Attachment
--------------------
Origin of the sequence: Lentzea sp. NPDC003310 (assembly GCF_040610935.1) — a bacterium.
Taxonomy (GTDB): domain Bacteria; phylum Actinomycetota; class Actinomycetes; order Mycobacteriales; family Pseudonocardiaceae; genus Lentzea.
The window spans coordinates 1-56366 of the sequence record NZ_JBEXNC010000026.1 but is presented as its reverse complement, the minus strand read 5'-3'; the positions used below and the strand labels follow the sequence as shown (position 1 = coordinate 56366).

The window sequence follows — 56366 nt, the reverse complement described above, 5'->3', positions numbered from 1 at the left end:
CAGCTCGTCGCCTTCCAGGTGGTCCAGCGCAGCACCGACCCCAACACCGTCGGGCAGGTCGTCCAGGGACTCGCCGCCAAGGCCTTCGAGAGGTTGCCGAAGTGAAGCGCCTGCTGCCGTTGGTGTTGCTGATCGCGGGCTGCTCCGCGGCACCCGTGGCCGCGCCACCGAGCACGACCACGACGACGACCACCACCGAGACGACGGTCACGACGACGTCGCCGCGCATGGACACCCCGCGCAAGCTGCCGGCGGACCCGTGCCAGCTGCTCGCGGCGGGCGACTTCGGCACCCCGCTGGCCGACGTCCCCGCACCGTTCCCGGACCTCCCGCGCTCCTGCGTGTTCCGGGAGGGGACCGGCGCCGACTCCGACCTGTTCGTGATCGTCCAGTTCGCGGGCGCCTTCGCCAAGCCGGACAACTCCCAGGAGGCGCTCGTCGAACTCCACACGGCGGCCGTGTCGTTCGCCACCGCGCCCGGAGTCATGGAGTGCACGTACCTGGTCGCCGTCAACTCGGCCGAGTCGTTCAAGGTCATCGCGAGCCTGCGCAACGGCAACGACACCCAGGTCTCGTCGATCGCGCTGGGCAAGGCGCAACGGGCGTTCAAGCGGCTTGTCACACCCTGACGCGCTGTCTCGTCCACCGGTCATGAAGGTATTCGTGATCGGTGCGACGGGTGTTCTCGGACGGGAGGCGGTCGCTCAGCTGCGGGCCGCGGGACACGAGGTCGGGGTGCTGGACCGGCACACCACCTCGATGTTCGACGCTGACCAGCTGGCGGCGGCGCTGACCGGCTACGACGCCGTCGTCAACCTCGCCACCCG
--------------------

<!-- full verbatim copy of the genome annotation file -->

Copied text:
Origin of the sequence: Lentzea sp. NPDC003310 (assembly GCF_040610935.1) — a bacterium.
Taxonomy (GTDB): domain Bacteria; phylum Actinomycetota; class Actinomycetes; order Mycobacteriales; family Pseudonocardiaceae; genus Lentzea.
The window spans coordinates 1-56366 of the sequence record NZ_JBEXNC010000026.1 but is presented as its reverse complement, the minus strand read 5'-3'; the positions used below and the strand labels follow the sequence as shown (position 1 = coordinate 56366).

The window sequence follows — 56366 nt, the reverse complement described above, 5'->3', positions numbered from 1 at the left end:
CAGCTCGTCGCCTTCCAGGTGGTCCAGCGCAGCACCGACCCCAACACCGTCGGGCAGGTCGTCCAGGGACTCGCCGCCAAGGCCTTCGAGAGGTTGCCGAAGTGAAGCGCCTGCTGCCGTTGGTGTTGCTGATCGCGGGCTGCTCCGCGGCACCCGTGGCCGCGCCACCGAGCACGACCACGACGACGACCACCACCGAGACGACGGTCACGACGACGTCGCCGCGCATGGACACCCCGCGCAAGCTGCCGGCGGACCCGTGCCAGCTGCTCGCGGCGGGCGACTTCGGCACCCCGCTGGCCGACGTCCCCGCACCGTTCCCGGACCTCCCGCGCTCCTGCGTGTTCCGGGAGGGGACCGGCGCCGACTCCGACCTGTTCGTGATCGTCCAGTTCGCGGGCGCCTTCGCCAAGCCGGACAACTCCCAGGAGGCGCTCGTCGAACTCCACACGGCGGCCGTGTCGTTCGCCACCGCGCCCGGAGTCATGGAGTGCACGTACCTGGTCGCCGTCAACTCGGCCGAGTCGTTCAAGGTCATCGCGAGCCTGCGCAACGGCAACGACACCCAGGTCTCGTCGATCGCGCTGGGCAAGGCGCAACGGGCGTTCAAGCGGCTTGTCACACCCTGACGCGCTGTCTCGTCCACCGGTCATGAAGGTATTCGTGATCGGTGCGACGGGTGTTCTCGGACGGGAGGCGGTCGCTCAGCTGCGGGCCGCGGGACACGAGGTCGGGGTGCTGGACCGGCACACCACCTCGATGTTCGACGCTGACCAGCTGGCGGCGGCGCTGACCGGCTACGACGCCGTCGTCAACCTCGCCACCCG